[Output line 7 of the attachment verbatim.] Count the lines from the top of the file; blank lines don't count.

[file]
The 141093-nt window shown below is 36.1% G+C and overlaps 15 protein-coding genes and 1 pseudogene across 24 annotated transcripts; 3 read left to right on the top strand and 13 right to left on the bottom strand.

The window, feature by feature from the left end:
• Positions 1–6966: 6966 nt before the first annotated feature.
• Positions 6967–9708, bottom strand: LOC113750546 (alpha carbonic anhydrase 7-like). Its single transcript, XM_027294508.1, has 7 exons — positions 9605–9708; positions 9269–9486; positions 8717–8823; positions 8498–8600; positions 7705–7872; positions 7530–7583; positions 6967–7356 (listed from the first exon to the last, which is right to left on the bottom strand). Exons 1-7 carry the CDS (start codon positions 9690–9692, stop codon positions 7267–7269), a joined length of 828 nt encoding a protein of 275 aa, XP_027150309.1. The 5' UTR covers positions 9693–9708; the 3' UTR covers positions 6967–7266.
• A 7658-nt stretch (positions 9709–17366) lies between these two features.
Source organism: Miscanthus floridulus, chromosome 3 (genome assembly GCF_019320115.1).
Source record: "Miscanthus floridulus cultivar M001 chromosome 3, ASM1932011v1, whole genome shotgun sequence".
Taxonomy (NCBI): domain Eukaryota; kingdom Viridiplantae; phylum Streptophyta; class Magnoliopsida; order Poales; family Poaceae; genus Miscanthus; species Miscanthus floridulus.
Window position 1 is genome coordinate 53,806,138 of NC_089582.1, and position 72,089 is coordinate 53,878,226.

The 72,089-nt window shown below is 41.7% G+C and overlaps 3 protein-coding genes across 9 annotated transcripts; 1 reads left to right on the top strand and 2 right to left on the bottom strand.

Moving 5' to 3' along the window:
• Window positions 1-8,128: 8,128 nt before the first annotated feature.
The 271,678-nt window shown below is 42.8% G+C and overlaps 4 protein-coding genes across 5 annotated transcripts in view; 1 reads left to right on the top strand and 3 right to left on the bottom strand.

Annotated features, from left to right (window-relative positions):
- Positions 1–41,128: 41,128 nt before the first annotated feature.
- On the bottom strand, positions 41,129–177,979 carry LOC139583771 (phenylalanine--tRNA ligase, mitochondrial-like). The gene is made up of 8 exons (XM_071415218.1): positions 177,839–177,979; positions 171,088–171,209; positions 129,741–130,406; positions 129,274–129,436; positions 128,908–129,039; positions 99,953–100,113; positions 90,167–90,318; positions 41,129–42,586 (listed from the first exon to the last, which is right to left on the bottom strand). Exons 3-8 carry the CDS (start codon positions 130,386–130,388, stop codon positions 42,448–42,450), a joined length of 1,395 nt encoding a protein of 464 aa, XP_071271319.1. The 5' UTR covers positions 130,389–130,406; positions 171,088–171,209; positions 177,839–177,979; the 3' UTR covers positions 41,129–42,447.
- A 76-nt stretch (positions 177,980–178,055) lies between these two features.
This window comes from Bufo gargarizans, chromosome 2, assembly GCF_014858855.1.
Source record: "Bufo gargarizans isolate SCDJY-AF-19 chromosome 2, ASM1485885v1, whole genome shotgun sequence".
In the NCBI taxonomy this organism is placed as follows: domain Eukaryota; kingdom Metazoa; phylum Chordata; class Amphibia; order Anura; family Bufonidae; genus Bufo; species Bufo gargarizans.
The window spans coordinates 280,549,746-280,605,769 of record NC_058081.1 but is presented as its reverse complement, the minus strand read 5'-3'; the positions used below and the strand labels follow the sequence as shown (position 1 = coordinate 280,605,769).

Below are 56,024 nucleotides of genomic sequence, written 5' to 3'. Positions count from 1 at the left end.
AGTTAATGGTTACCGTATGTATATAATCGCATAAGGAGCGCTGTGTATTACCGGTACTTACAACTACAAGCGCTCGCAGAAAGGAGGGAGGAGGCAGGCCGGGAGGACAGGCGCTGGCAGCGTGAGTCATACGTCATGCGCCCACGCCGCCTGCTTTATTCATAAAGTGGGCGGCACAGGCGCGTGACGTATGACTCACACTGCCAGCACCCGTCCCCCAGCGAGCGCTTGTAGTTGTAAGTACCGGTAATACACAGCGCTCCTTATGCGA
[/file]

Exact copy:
Source record: "Miscanthus floridulus cultivar M001 chromosome 3, ASM1932011v1, whole genome shotgun sequence".